A class of third grade children is preparing to go to recess. Among the bustle there is an empty bench on one side of the wall. The boy who used to sit there is gone, he left for the United States with his dad. In another classroom, three girls work on the last details of their carnival costumes. The rest of his classmates from the third year of high school, little by little have disappeared; some have gone to the United States, others simply have not been able to continue studying. In a neighboring village, a teacher is engaged in gardening as a way to empower young women. The community center he works for had to close his basic education program due to the lack of students.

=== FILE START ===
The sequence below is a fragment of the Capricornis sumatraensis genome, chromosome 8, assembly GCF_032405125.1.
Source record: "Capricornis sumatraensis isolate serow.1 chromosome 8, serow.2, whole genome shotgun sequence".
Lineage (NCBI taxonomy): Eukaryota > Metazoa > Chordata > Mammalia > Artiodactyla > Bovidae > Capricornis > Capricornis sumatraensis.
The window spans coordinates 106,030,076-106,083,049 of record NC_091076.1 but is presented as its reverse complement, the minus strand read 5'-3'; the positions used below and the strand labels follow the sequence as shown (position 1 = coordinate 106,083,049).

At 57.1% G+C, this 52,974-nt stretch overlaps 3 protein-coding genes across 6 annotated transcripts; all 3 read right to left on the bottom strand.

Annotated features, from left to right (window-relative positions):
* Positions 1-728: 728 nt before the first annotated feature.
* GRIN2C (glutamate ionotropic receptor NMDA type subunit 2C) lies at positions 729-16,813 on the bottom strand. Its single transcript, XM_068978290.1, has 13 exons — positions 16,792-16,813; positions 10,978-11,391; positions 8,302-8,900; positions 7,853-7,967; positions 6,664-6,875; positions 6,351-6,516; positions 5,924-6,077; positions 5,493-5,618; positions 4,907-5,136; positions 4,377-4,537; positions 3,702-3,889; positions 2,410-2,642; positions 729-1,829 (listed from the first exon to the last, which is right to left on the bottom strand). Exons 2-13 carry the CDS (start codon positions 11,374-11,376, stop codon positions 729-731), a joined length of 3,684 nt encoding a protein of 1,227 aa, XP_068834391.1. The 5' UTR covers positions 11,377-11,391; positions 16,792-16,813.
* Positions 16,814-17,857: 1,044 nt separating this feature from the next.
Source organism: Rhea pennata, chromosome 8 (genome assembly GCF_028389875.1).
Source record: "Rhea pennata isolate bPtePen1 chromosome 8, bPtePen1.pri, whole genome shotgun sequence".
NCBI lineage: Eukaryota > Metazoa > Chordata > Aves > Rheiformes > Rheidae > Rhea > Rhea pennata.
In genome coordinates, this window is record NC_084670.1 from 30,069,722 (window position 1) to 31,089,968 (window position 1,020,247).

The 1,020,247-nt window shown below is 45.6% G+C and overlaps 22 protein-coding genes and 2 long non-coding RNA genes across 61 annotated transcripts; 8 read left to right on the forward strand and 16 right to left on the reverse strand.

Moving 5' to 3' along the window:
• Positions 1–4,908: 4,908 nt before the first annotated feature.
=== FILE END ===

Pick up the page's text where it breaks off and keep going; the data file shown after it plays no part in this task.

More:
Since October 2016, more than 800,000 unaccompanied minors and parents traveling with their children have turned themselves in to United States Border Patrol agents. Not counting the more than 114 thousand who have waited their turn in border ports in the last two years. 40% are Guatemalan, representing the largest group.
For families of Bulej and Yalambojoch, indigenous people near the border with Mexico, leaving for the United States has been their last option, driven by a cycle of debts that only creates more migration. It is still early to know what the long-term consequences of this new migration trend may be, some of these people are losing their future as the youngest embark on the journey north.